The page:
North Carolina School of Science and Mathematics
1908-1910 and later
1912 W. Club Blvd., Durham, NC
Joel A. Kostyu and Frank A. Kostyu, Durham: A Pictorial History (1978).
Claudia P. Roberts (Brown) and Diane E. Lea, The Durham Architectural and Historic Inventory (1982).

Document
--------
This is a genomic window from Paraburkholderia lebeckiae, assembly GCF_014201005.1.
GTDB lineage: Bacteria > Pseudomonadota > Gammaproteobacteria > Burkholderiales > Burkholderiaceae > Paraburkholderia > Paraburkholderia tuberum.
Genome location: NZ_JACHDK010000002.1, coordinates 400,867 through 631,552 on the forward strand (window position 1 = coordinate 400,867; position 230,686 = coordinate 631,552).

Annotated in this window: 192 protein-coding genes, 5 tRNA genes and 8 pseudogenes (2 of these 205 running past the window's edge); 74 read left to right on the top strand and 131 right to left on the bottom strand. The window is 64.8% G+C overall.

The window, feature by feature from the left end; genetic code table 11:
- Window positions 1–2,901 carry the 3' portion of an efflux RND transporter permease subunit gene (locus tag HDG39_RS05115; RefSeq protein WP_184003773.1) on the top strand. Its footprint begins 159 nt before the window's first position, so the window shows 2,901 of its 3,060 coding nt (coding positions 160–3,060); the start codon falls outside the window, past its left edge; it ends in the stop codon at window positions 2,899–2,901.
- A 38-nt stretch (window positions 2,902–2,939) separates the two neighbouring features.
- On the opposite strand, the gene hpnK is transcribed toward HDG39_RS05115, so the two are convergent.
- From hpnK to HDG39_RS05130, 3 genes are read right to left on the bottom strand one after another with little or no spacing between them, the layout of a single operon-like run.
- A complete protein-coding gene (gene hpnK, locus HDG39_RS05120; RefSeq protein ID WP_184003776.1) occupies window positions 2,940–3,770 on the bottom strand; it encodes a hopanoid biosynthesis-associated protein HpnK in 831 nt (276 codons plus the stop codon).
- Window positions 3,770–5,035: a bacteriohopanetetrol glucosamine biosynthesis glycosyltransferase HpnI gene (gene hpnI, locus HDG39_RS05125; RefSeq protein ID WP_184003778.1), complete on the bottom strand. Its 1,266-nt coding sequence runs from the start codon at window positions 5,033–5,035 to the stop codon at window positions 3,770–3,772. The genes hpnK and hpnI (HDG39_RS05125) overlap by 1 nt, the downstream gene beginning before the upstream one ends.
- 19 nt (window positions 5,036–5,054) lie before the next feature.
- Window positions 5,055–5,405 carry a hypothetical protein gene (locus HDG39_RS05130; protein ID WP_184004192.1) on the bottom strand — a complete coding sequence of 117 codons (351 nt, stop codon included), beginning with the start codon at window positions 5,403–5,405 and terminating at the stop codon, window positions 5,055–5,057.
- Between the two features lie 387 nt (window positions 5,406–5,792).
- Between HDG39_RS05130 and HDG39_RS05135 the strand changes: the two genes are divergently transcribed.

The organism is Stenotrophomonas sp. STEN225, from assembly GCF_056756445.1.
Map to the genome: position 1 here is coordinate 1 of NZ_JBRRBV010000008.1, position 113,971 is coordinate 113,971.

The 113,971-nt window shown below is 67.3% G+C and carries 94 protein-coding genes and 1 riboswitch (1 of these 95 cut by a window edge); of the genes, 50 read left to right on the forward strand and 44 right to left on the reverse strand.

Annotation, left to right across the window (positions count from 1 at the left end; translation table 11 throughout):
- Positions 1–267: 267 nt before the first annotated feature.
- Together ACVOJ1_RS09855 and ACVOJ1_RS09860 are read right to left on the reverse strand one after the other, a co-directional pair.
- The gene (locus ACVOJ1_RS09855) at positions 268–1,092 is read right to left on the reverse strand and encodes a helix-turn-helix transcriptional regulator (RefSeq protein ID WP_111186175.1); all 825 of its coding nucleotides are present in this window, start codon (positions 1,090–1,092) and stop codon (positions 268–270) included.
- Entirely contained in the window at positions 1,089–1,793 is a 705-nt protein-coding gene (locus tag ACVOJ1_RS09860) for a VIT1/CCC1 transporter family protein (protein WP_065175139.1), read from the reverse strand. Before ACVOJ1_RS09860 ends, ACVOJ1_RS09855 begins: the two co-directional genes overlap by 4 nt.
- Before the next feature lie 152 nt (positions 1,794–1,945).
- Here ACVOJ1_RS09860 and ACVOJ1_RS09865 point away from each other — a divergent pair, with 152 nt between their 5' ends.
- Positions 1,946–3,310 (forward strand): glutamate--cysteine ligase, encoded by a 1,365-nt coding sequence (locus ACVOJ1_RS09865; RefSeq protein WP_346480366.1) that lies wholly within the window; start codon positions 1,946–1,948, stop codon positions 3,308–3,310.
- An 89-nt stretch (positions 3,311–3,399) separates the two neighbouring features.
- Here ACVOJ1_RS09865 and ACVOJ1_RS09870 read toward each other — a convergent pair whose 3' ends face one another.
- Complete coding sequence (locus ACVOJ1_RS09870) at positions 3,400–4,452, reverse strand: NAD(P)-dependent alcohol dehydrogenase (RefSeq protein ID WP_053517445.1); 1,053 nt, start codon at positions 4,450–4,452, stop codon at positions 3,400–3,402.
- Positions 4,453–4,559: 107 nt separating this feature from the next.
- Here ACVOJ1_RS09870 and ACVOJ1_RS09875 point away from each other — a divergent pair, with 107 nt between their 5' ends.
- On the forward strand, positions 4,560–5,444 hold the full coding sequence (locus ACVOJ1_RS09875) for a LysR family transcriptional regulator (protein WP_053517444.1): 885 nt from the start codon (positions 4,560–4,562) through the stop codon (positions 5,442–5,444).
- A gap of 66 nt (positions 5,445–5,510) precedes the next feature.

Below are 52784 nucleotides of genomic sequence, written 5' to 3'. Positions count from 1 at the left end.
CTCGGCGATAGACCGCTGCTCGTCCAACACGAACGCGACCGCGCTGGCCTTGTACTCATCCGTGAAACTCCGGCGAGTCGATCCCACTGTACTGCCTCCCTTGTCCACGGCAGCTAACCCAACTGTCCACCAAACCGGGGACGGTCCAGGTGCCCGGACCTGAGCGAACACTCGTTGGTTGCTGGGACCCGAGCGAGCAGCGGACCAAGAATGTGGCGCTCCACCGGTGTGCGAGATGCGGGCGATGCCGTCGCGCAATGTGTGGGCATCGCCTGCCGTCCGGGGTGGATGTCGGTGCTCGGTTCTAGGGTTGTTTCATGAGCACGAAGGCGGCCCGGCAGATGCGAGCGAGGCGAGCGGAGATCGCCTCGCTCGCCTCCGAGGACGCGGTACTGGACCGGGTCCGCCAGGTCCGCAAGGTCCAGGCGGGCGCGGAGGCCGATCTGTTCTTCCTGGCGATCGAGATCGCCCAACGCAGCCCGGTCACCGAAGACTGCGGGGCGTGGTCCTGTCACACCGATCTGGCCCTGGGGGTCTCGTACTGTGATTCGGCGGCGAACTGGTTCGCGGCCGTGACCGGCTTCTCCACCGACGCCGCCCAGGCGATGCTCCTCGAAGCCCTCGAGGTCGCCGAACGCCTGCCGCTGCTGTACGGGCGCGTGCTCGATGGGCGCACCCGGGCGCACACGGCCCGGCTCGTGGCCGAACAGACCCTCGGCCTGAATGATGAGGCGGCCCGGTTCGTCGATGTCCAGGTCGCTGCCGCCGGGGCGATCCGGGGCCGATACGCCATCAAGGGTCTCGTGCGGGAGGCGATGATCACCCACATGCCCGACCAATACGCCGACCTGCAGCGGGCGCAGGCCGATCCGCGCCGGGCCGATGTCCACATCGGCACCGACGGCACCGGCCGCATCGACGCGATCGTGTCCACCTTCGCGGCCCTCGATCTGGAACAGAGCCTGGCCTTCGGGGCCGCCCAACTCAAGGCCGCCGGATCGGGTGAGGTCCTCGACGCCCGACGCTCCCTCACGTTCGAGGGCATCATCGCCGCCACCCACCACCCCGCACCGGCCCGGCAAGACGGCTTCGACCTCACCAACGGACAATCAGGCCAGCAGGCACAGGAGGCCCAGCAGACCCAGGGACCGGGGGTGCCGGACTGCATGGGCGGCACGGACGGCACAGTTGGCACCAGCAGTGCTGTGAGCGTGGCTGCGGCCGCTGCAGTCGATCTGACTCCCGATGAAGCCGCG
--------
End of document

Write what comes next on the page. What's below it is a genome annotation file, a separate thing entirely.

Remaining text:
For George Watts’s second hospital given to Durham, Taylor planned the initial seven buildings of the campus in a “modified Spanish mission type” laid out according to current standards of medical treatment. When the contract for the project was announced in 1908, the Charlotte Observer ofApril 9 lauded Taylor as the “greatest hospital architect in the world.” Open porches and balconies, many windows, and a cheerful décor were intended to enhance residents’ health. The Greensboro Daily News of December 3, 1909, reported at the dedication of the hospital that its architect, Taylor, had died before it was completed, and cited Wilson of Richmond (who had built Richmond’s Jefferson Hotel) as the builder. The following year, the Manufacturers’ Record (March 10, 1910), noted Kendall, Taylor, and Company as architects of an additional pavilion at the Watts Hospital. Other structures including the Valinda Beale Watts Pavilion (1926) were planned by architect Arthur C. Nash and followed similar concepts. In the 1980s the facility was renovated to an innovative state school.